Jewels loving the extremely fresh seafood in Croatia

I’m off to Marianne Williamson’s retreat this weekend (and looking forward to eating vegan chef extraordinaire, Tal Ronnen’s food), but I’m so excited to share with you the first of what I hope will be many Unrequited Travel Lust Guest Posts from our friends all around the globe. Vincenzo P DeMaar, and his beyond adorable “supervisor” from Croatia have shared the most tantalizing fish stew recipe with us called Brodetto. You should to check out his website too, because the man’s talent far surpasses the kitchen.

My supervisor

I live in Croatia, spent my childhood in Dalmatia, so when I miss Dalmatian flavour and can’t go there I just make brodetto, it reminds me on my grandpa. Brodetto was a peasant food in Dalmatia for hundreds of years. Rudimentary easy to make and eat.

Initial setup

Slice onions and garlic, and fry it on olive oil

Slice tomatoes and red paprika, and put it to onion/garlic mishmash

Add tomato paste, and add water

Put shrimps to fry on small amount of sunflower oil

Chop fish

Put the fish to fry with shrimps, just a little bit to get a little colour then add water

Put vegetable sauce in, add olive oil, use your feeling

Add paprika/sea salt powder

Add water, and and hot chili if you like it hot

Add vinegar. A must. Make the polenta



It is not aesthetically fancy, again it is old peasant Mediterranean food with genuine aroma and remarkably tasty fish. I guarantee you won’t be hungry after eating this. Vince

Servings: 2


2 gilthead
2 sea-bass
1 hake

*Weight can vary, use feeling

several tomatoes
few onions
red paprika
few cloves of garlic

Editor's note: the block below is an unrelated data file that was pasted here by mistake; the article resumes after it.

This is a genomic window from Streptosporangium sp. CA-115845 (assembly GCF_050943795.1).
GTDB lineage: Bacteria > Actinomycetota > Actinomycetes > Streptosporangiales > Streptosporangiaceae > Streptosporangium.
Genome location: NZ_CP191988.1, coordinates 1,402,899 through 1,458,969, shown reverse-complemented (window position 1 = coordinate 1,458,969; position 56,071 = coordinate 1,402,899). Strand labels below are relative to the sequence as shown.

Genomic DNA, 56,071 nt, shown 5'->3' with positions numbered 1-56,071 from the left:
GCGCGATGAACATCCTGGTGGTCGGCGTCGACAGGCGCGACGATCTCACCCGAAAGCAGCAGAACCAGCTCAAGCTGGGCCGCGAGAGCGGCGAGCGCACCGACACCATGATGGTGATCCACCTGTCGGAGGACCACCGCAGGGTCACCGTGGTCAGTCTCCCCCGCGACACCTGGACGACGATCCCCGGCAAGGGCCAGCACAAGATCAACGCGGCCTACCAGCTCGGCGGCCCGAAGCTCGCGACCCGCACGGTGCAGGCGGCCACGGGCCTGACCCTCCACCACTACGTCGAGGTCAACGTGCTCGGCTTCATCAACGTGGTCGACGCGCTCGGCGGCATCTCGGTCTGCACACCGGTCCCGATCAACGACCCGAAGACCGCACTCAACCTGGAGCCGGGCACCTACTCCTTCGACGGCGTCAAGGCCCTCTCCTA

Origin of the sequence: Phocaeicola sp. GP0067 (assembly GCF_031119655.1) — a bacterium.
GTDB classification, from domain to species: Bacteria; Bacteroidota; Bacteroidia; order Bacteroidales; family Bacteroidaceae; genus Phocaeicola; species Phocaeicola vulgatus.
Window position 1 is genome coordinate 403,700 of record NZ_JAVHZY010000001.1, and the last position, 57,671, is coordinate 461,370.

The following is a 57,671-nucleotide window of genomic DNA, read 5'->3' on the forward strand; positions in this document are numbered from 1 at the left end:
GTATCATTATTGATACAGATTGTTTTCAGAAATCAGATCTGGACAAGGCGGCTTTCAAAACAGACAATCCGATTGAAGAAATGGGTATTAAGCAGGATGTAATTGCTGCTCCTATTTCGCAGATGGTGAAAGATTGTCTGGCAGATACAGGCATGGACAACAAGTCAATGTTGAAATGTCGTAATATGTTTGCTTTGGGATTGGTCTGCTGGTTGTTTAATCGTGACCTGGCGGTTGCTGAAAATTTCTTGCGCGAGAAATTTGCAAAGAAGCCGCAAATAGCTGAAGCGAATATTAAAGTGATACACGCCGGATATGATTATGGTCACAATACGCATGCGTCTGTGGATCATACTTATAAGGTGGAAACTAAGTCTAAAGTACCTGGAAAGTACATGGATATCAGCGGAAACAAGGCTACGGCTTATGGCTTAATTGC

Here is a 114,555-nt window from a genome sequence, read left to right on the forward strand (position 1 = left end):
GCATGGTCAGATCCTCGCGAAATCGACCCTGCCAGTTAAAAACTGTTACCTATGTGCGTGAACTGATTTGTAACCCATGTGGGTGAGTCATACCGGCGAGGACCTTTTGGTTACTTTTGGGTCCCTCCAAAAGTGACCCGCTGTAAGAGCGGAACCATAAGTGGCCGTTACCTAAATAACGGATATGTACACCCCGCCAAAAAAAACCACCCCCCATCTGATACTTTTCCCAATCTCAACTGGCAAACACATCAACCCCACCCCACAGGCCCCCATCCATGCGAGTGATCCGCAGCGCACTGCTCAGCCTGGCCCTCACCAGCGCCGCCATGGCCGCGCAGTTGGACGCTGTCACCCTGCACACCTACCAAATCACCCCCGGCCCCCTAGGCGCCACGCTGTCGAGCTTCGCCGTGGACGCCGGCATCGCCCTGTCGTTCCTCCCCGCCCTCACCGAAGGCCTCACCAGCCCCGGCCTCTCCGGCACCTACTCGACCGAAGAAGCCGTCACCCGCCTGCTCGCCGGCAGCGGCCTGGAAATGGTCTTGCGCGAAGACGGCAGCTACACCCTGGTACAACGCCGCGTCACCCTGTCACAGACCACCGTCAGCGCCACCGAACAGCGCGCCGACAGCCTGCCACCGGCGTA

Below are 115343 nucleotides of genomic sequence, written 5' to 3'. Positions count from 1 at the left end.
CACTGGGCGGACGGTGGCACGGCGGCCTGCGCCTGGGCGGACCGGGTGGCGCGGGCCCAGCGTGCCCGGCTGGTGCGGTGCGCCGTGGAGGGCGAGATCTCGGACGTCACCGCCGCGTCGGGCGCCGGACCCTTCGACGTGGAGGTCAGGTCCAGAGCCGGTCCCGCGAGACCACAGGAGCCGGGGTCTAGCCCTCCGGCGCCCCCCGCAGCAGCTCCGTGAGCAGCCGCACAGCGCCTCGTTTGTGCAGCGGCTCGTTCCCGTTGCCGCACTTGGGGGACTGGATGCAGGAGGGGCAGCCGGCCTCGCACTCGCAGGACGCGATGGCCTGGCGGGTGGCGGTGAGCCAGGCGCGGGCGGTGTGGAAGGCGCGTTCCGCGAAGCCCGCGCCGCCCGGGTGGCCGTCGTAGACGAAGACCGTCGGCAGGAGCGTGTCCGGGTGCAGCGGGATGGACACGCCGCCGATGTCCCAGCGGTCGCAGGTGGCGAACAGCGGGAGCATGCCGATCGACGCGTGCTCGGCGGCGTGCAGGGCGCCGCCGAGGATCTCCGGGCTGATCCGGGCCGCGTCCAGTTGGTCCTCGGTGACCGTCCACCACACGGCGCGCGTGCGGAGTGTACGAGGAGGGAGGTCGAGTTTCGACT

chili paprika
little dried tomato sauce

sunflower oil
olive oil

serving with polenta

Jewels on the Dalmation coast July 2009

Thank you so much Vincenzo! Your pictures were so great – you can almost hear and smell the wonderful ingredients as they cook! I can’t wait to try this, as I hope others will too.

Vincenzo’s command of English is exquisite – wait until you read some of what he has written on his site, but it also made me realize that writing in English may be daunting for people when it is not their native language. If your uncomfortable writing in English, please do still submit – the photos can tell the story as Vincenzo demonstrated here. Do you have a favorite local recipe for Unrequited Travel Lust guest posts? 
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  • February 10, 2011
    5:51 pm

    Such a great idea Julie Anne! You were bang on his site is amazing. Interesting recipe, peasant food is the most tried and tested stuff there is. Fascinating!Cupcake

  • February 11, 2011
    4:54 pm

    FanTastic, i just picked up some Hake & Shrimp yesterday!!Thanks Julie Anne!!

  • February 12, 2011
    12:27 am

    Thank you for sharing that Vincenzo! your supervisor is very cute! I love the spices you are using in the recipe.

  • February 13, 2011
    9:59 pm

    This dish would certainly be comforting on a cold day with lots of fresh bread to dip in the sauce. Great recipe Vince. I lovt it!Aussie Mum

  • May 29, 2014
    9:46 am

    Dear Julie,

    To prepare Dalmatian brodetto you have to follow few rules regarding the kind of fish you are going to use. I’m born in Split and my parents are from Stari Grad Hvar so my suggestion for Dalmatian bodetto is:

    ‘Brodetto or brudet is a fish stew prepared in all parts of Dalmatian coast and islands. You can use any kind of fish but to have a final rich stew is recommended to use fish like angler fish, grouper fish, moray, conger eel and specially large scale scorpion fish (skarpina in Croatian). The last one is the one “it must be there”.

    Another suggestion when preparing this stew is to cook it on medium heat and without stirring until the fish is over. I suggest to use instead of ready made tomato sauce, a fresh tomatoes cut in small slices. Don’t miss famous Vegeta not paprika. Use only red wine vinegar.